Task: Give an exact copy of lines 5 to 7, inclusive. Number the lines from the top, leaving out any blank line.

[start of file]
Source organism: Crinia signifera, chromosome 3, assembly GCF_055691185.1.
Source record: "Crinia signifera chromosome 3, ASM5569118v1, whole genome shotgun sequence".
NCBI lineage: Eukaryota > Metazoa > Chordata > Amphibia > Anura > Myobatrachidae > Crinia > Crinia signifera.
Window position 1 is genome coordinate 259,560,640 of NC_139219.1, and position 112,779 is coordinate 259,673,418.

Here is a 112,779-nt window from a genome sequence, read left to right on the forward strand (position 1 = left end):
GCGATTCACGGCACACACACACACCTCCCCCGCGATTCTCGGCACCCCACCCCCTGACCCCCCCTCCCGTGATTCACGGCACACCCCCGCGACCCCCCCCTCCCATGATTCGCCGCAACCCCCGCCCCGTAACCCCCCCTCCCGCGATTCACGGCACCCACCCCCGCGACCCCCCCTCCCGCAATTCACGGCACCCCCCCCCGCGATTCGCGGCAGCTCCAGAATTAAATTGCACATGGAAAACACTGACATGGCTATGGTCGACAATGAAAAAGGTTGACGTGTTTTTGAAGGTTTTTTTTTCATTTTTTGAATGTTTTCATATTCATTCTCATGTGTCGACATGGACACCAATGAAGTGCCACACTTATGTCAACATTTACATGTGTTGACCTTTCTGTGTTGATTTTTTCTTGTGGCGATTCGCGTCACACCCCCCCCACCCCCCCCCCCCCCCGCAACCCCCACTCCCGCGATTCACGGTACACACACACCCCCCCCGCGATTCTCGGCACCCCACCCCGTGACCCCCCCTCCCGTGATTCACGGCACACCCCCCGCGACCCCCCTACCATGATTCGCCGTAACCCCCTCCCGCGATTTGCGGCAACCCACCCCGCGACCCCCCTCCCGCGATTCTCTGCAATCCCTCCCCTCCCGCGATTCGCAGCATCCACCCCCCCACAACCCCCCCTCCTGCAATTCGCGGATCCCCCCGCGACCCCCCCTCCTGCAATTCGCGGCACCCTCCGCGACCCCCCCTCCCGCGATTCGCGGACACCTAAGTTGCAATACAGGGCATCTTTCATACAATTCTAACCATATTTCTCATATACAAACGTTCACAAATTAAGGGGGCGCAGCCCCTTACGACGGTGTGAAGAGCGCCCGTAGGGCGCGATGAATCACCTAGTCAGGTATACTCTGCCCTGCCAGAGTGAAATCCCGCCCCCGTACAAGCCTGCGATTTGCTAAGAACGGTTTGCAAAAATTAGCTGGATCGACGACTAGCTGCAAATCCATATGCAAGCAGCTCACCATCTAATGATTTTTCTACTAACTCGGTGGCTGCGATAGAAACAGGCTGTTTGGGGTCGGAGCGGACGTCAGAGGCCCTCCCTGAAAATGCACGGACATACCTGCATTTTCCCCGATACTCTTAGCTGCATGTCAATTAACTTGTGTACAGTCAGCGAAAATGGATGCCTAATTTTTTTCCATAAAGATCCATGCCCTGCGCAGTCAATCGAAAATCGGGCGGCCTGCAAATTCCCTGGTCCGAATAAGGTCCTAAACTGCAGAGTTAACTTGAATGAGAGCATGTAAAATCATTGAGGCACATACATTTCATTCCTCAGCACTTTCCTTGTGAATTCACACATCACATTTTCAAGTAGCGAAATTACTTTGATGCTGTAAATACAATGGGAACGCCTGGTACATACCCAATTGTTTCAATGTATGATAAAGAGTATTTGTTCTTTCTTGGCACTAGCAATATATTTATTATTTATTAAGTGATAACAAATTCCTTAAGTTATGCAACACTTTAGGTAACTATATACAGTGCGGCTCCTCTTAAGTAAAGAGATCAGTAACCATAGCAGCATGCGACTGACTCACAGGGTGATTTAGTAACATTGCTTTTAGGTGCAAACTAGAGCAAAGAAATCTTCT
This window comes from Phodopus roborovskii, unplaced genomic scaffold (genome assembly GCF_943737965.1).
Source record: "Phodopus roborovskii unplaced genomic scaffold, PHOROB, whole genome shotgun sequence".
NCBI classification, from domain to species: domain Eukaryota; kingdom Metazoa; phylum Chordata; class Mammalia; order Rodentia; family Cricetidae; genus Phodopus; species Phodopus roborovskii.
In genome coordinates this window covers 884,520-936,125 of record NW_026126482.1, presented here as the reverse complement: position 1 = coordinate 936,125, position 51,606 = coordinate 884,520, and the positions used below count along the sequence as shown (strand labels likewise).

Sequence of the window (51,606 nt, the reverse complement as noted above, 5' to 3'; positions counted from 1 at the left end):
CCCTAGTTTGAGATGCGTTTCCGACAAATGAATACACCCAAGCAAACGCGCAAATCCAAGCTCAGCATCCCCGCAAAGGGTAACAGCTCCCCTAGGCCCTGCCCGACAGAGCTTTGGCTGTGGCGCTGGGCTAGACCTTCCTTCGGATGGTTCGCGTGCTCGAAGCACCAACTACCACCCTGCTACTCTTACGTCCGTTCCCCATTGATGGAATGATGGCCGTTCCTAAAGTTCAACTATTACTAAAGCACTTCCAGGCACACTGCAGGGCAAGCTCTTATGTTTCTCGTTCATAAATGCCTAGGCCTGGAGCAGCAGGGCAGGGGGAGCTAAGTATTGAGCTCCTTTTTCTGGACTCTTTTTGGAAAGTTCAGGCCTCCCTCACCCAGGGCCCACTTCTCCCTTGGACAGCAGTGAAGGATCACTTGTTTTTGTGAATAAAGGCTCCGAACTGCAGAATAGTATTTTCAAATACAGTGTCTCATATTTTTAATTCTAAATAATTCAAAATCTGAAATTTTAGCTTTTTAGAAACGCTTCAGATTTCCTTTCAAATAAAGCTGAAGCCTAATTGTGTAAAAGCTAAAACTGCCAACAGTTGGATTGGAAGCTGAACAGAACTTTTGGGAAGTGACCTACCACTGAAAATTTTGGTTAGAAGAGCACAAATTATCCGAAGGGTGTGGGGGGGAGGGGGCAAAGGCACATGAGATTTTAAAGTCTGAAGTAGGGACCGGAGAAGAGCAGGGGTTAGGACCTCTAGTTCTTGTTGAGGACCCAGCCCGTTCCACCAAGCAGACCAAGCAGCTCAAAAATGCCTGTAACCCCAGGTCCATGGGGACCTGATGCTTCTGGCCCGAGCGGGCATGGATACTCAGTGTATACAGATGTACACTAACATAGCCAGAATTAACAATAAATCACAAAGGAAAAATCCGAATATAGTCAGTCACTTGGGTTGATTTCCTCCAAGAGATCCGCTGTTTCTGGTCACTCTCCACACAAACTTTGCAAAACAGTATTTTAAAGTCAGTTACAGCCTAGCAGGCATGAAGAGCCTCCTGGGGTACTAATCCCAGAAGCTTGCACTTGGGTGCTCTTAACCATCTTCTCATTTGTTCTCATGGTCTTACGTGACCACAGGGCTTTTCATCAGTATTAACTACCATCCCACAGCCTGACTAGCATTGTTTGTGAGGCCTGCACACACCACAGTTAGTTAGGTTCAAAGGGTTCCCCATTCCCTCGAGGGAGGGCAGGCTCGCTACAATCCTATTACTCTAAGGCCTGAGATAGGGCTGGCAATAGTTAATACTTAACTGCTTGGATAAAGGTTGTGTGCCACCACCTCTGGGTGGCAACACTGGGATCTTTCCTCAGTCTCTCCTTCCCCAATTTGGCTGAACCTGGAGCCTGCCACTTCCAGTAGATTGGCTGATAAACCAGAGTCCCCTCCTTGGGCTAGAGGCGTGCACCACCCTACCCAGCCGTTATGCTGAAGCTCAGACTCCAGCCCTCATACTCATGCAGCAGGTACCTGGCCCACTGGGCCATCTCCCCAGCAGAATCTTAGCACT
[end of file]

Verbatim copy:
Here is a 112,779-nt window from a genome sequence, read left to right on the forward strand (position 1 = left end):
GCGATTCACGGCACACACACACACCTCCCCCGCGATTCTCGGCACCCCACCCCCTGACCCCCCCTCCCGTGATTCACGGCACACCCCCGCGACCCCCCCCTCCCATGATTCGCCGCAACCCCCGCCCCGTAACCCCCCCTCCCGCGATTCACGGCACCCACCCCCGCGACCCCCCCTCCCGCAATTCACGGCACCCCCCCCCGCGATTCGCGGCAGCTCCAGAATTAAATTGCACATGGAAAACACTGACATGGCTATGGTCGACAATGAAAAAGGTTGACGTGTTTTTGAAGGTTTTTTTTTCATTTTTTGAATGTTTTCATATTCATTCTCATGTGTCGACATGGACACCAATGAAGTGCCACACTTATGTCAACATTTACATGTGTTGACCTTTCTGTGTTGATTTTTTCTTGTGGCGATTCGCGTCACACCCCCCCCACCCCCCCCCCCCCCCGCAACCCCCACTCCCGCGATTCACGGTACACACACACCCCCCCCGCGATTCTCGGCACCCCACCCCGTGACCCCCCCTCCCGTGATTCACGGCACACCCCCCGCGACCCCCCTACCATGATTCGCCGTAACCCCCTCCCGCGATTTGCGGCAACCCACCCCGCGACCCCCCTCCCGCGATTCTCTGCAATCCCTCCCCTCCCGCGATTCGCAGCATCCACCCCCCCACAACCCCCCCTCCTGCAATTCGCGGATCCCCCCGCGACCCCCCCTCCTGCAATTCGCGGCACCCTCCGCGACCCCCCCTCCCGCGATTCGCGGACACCTAAGTTGCAATACAGGGCATCTTTCATACAATTCTAACCATATTTCTCATATACAAACGTTCACAAATTAAGGGGGCGCAGCCCCTTACGACGGTGTGAAGAGCGCCCGTAGGGCGCGATGAATCACCTAGTCAGGTATACTCTGCCCTGCCAGAGTGAAATCCCGCCCCCGTACAAGCCTGCGATTTGCTAAGAACGGTTTGCAAAAATTAGCTGGATCGACGACTAGCTGCAAATCCATATGCAAGCAGCTCACCATCTAATGATTTTTCTACTAACTCGGTGGCTGCGATAGAAACAGGCTGTTTGGGGTCGGAGCGGACGTCAGAGGCCCTCCCTGAAAATGCACGGACATACCTGCATTTTCCCCGATACTCTTAGCTGCATGTCAATTAACTTGTGTACAGTCAGCGAAAATGGATGCCTAATTTTTTTCCATAAAGATCCATGCCCTGCGCAGTCAATCGAAAATCGGGCGGCCTGCAAATTCCCTGGTCCGAATAAGGTCCTAAACTGCAGAGTTAACTTGAATGAGAGCATGTAAAATCATTGAGGCACATACATTTCATTCCTCAGCACTTTCCTTGTGAATTCACACATCACATTTTCAAGTAGCGAAATTACTTTGATGCTGTAAATACAATGGGAACGCCTGGTACATACCCAATTGTTTCAATGTATGATAAAGAGTATTTGTTCTTTCTTGGCACTAGCAATATATTTATTATTTATTAAGTGATAACAAATTCCTTAAGTTATGCAACACTTTAGGTAACTATATACAGTGCGGCTCCTCTTAAGTAAAGAGATCAGTAACCATAGCAGCATGCGACTGACTCACAGGGTGATTTAGTAACATTGCTTTTAGGTGCAAACTAGAGCAAAGAAATCTTCT
This window comes from Phodopus roborovskii, unplaced genomic scaffold (genome assembly GCF_943737965.1).